Andrew Hinsdale Fabrique, an eminent surgeon and prominent citizen of Wichita, was born in Hyndsburgh, Chittenden county, Vermont, Sept. 9, 1835, son of Henry Louis and Louisa (Hinsdale) Fabrique. On his father's side he is descended from old French Huguenot ancestors, who left France because of religious persecutions and located in Holland, and from there they removed to England. The first American ancestor of the family, also named Henry Louis as that is the name given to the eldest boy in each generation, crossed the Atlantic ocean in 1690 and settled in that part of New Hampshire which later became a part of Vermont. Dr. Fabrique's grandfather was a soldier in the Revolutionary war, holding the rank of quartermaster. The Hinsdale family is of English descent, having been founded at Dedham, Mass., by Robert Hinsdale in 1635. Many members of the family still reside in the Bay state. Joseph Hinsdale, great-grandfather of Dr. Fabrique, served as a captain in the Revolutionary army. In 1841 Henry Louis Fabrique, the doctor's father, an architect by profession, removed with his family from Vermont to Ohio, and later to New Albany, Ind. Andrew Fabrique received his early education in private schools and was then sent to Center College, Danville, Ky., where he graduated in 1857. From that time until the outbreak of the Civil war he taught school, clerked in a drug store and studied medicine. For a time he was enrolled in the medical department of Tulane University at New Orleans. When war was declared he enlisted in the Fifty-third Indiana infantry and served with distinction four years, with the rank of major. Dr. Fabrique took part in some of the severest engagements of the war, among them being Shiloh, the siege of Vicksburg, the actions between Chattanooga and Atlanta, Missionary Ridge, Dalton, Resaca, New Hope Church, Kenesaw Mountain, the siege of Atlanta and Jonesboro, and then with Sherman's army marched to the sea. He was with this army during the campaign through the Carolinas and fought at Bentonville, the last battle of the war. After peace was declared he entered the medical department of Northwestern University to complete his professional course, graduating with the class of 1866. Three years later he came to Kansas, locating at Wichita March 4, 1870, and there he has successfully practiced medicine and surgery for over forty years. For the past ten years he has practiced surgery alone and today is recognized as the father of the medical profession in Wichita and one of the most eminent men in his line in the Southwest.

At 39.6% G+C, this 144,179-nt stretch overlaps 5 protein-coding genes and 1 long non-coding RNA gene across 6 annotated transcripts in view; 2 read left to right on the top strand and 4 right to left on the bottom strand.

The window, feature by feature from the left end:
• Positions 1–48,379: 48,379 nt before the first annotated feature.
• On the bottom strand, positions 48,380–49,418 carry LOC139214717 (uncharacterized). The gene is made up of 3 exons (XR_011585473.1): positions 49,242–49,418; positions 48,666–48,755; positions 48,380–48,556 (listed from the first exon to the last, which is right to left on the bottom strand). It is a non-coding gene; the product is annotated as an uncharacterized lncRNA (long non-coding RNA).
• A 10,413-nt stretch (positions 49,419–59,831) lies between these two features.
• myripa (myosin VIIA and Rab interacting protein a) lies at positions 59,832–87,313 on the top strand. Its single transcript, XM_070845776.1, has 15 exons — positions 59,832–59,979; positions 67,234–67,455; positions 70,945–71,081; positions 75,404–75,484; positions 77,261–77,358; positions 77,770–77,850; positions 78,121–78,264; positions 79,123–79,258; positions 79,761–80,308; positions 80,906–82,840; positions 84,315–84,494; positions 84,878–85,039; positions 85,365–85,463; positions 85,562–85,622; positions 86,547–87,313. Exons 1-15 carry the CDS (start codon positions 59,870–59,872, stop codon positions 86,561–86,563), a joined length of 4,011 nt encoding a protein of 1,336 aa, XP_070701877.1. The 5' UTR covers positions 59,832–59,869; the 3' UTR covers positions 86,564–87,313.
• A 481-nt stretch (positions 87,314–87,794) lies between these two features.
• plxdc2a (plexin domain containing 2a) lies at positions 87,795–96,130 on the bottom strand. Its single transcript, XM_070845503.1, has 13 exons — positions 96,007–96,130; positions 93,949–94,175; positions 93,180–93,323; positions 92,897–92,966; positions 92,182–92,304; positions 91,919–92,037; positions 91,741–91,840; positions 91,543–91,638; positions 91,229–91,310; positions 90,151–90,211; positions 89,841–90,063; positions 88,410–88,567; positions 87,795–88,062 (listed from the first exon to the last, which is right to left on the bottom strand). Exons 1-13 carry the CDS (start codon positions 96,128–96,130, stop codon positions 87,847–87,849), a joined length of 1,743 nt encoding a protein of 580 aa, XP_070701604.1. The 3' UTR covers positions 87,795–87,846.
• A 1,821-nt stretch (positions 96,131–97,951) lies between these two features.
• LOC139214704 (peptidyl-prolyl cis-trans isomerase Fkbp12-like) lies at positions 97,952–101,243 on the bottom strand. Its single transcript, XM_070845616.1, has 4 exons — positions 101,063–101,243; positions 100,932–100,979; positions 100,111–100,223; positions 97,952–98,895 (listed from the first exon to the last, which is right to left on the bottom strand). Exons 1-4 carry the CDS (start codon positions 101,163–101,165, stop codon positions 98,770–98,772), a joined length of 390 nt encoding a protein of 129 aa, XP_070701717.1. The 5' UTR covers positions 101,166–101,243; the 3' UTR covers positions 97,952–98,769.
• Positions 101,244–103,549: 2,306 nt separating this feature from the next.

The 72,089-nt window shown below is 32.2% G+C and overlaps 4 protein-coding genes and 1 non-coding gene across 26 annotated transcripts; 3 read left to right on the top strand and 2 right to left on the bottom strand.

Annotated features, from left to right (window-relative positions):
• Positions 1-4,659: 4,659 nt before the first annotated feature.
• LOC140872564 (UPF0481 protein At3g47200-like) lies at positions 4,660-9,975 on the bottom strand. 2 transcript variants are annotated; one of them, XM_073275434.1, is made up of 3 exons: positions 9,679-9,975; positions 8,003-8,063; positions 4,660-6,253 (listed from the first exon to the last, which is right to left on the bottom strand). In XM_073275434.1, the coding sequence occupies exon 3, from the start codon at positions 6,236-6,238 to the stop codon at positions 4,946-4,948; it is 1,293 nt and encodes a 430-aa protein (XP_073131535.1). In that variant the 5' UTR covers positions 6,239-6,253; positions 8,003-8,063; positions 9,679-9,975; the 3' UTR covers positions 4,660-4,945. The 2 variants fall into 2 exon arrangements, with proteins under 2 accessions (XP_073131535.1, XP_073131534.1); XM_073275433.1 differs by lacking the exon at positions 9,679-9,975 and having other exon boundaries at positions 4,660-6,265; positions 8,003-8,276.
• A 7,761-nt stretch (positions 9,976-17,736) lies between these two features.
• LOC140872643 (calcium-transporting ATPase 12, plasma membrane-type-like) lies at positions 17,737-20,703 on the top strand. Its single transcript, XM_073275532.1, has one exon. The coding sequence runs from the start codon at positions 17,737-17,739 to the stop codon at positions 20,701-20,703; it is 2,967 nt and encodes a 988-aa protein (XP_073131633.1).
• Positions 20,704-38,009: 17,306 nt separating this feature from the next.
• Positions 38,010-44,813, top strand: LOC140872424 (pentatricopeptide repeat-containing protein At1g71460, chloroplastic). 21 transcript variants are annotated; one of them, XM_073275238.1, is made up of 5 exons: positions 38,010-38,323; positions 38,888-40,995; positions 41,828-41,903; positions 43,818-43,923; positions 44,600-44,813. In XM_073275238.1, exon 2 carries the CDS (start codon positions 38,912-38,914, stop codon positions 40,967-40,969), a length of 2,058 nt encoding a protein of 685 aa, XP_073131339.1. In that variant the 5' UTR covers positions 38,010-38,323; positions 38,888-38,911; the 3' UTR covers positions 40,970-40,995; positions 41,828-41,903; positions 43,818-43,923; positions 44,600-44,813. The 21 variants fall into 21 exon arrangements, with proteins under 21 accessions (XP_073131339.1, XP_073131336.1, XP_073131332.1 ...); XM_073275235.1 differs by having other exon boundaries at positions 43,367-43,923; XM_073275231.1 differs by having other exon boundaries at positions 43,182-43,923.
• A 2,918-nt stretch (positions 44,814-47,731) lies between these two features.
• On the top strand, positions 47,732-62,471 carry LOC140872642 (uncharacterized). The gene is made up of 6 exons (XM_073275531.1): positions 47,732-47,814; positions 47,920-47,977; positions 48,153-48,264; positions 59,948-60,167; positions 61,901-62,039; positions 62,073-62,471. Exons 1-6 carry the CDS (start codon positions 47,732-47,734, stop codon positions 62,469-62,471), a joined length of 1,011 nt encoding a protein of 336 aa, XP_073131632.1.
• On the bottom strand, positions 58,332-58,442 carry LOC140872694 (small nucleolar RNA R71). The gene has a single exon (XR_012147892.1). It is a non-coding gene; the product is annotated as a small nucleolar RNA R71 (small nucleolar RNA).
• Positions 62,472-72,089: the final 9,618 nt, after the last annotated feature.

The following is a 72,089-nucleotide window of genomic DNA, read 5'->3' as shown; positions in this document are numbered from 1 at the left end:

Dr. Fabrique was married on Sept. 26, 1866, to Sarah Philler, of Memphis, Tenn., who died May 17, 1908. They had one child, a daughter. Mattie Lee, the wife of George T. Nolly of Wichita.
The Doctor is a member of the Sedgwick County Medical Society, the Kansas State Medical Society, the American Medical Association, Sons of the American Revolution, and Society of the Army of the Tennessee, and his daughter is a member of the Daughters of the American Revolution.Pages 653-654 from volume III, part 1 of Kansas: a cyclopedia of state history, embracing events, institutions, industries, counties, cities, towns, prominent persons, etc. ... / with a supplementary volume devoted to selected personal history and reminiscence. Standard Pub. Co. Chicago : 1912. 3 v. in 4. : front., ill., ports.; 28 cm. Vols. I-II edited by Frank W. Blackmar. Transcribed December 2002 by Carolyn Ward. This volume is identified at the Kansas State Historical Society as microfilm LM195. It is a two-part volume 3.
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